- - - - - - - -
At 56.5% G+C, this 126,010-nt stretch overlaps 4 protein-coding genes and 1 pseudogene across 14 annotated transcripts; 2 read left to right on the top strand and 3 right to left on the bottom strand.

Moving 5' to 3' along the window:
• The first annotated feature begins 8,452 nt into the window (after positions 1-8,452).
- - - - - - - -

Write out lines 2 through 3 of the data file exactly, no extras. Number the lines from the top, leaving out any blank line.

Moving 5' to 3' along the window:
• The first annotated feature begins 8,452 nt into the window (after positions 1-8,452).